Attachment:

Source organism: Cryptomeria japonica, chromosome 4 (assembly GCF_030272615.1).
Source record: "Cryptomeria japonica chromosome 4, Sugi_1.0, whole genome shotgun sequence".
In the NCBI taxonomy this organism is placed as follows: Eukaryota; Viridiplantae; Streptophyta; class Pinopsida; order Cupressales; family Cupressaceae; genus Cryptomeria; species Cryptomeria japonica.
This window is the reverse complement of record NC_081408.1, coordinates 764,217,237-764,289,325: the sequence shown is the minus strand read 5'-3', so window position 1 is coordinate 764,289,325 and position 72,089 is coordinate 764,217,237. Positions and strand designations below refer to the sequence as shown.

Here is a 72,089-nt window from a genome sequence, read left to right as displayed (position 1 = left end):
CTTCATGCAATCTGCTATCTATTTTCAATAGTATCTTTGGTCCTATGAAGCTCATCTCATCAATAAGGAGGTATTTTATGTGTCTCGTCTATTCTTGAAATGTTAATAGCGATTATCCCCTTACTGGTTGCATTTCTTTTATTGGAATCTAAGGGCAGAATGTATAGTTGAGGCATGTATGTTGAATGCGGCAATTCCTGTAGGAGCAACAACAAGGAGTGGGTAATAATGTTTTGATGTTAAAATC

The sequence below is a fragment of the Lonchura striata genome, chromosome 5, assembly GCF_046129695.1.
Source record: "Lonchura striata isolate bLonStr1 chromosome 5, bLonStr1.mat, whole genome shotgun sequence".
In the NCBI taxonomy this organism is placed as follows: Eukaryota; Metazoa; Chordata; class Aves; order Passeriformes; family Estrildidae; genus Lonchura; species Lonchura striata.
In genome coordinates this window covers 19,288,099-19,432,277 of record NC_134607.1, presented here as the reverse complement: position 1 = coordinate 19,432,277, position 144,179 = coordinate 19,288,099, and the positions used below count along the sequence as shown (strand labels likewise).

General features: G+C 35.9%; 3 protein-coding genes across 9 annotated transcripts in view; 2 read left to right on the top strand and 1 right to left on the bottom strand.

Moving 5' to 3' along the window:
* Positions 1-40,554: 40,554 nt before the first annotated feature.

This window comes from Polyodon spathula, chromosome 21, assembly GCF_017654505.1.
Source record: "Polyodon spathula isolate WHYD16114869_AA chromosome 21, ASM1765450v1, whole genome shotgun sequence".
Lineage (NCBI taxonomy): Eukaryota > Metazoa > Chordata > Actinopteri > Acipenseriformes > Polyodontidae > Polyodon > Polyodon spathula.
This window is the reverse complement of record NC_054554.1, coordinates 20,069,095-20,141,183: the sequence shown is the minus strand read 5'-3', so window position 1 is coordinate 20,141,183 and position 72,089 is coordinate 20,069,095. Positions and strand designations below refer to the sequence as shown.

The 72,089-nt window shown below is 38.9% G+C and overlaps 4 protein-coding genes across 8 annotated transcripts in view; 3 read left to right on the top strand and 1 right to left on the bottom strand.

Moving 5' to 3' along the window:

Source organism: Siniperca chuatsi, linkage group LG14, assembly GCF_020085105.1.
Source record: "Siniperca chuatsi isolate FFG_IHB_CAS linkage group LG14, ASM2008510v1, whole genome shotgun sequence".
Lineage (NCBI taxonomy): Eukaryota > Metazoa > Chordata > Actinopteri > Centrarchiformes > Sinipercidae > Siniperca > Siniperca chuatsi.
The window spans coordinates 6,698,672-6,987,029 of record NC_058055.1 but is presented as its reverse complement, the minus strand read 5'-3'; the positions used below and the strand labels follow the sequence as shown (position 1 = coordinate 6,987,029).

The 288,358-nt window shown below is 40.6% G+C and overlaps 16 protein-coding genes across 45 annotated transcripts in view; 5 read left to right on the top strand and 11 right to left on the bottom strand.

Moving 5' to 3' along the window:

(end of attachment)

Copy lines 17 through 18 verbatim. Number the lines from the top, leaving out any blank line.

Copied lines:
This window is the reverse complement of record NC_054554.1, coordinates 20,069,095-20,141,183: the sequence shown is the minus strand read 5'-3', so window position 1 is coordinate 20,141,183 and position 72,089 is coordinate 20,069,095. Positions and strand designations below refer to the sequence as shown.

The 72,089-nt window shown below is 38.9% G+C and overlaps 4 protein-coding genes across 8 annotated transcripts in view; 3 read left to right on the top strand and 1 right to left on the bottom strand.